Union plan disgraces MLK

The unions are lying. They have no interest in negotiations, let alone a fruitful dialogue with the University. Bob Proto and his followers want their demands filled and will stoop to any low to achieve their goal.

Case in point, the upcoming day of civil disobedience and “witness.” Tomorrow at 5:30, union types and a few activist undergraduates will rally on the corner of College and Elm streets to block traffic and demand that their “rights be acknowledged.”

Certain members of the community will choose to be arrested, while others will merely witness the action.

They plan on horrifying New Haven by showing what happens when people break the law. They get arrested. Shocking, really.

Most galling about the plans for the day are the advertisements currently plastered around campus. Citing the writings of Martin Luther King Jr., the unions liken themselves to King when he wrote in his “Letter from a Birmingham Jail.” Yet King used civil disobedience against laws that oppressed an entire race of people; the unions are upset merely over their contracts. Because they are not receiving their demands, they feel law-breaking is in order.

King’s justification for civil disobedience went as follows: “In no sense do I advocate evading or defying the law, as would the rabid segregationist. That would lead to anarchy. One who breaks an unjust law must do so openly, lovingly, and with a willingness to accept the penalty. I submit that an individual who breaks a law that conscience tells him is unjust and who willingly accepts the penalty of imprisonment in order to arouse the conscience of the community over its injustice, is in reality expressing the highest respect for law.”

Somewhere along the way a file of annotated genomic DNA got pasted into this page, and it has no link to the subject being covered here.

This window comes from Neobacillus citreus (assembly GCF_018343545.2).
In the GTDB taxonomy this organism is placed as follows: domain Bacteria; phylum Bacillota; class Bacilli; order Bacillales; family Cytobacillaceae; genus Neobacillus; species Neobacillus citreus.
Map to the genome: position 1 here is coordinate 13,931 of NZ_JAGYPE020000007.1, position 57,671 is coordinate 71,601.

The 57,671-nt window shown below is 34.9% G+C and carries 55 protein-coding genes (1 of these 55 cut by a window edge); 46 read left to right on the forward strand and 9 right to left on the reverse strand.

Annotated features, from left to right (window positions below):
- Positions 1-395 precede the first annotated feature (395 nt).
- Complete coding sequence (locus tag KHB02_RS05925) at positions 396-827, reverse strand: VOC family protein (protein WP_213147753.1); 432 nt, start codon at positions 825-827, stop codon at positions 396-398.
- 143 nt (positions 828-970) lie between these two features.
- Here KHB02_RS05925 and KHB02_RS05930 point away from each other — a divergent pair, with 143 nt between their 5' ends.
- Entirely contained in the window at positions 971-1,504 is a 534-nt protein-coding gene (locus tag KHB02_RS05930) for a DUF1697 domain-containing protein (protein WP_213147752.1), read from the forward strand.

But what unjust law are the unions protesting?

No law condemns the unions. In fact, the University has publicly stated that it will recognize new union under the rules of the National Labor Relations Board. The secret ballot, however, is not enough for organizers. They demand more, so they turn to confrontation, not cooperation. But yesterday’s letter in the Yale Daily News (“Yale must negotiate with hospital workers, graduate students,” 9/23), signed by Bob Proto, Laura Smith, Anita Seth and Jerry Brown, took a different tone. They called on Yale to negotiate as the Graduate Employees and Students Organization and workers at Yale-New Haven Hospital seek recognition. They wrote, “The one foundation for a neutrality agreement is that it be a voluntary agreement, between the employer and the union, designed to reduce the elements of fear, coercion and intimidation that might otherwise take hold during an organizing campaign.”

What remarkable hypocrisy from the people who plan on blocking traffic this Wednesday. To combat the supposed cruelty of the University, the unions and their undergraduate and graduate supporters will violate the laws of the city of New Haven. They have resorted to scare tactics to satisfy their demands. But the unions do not hate the laws of the city, but the decisions of the University. They are circumventing dialogue in favor of an emotional appeal.

They malign civil disobedience by making that noble form of protest into a pageant for self-righteous Yalies.

Proto and his lemmings ought to stand by their word and actually negotiate with the University, instead of making this adolescent emotional appeal on Wednesday.

It is a sad, though expected, day when Yale’s social justice network has lost its sense of what justice truly is. King fought to change unjust laws; the unions fight for more money. Anyone who respects King’s memory should not participate in Wednesday’s mockery of his legacy.



Justin Zaremby is a senior in Calhoun College. His column appears on alternate Tuesdays.

Comments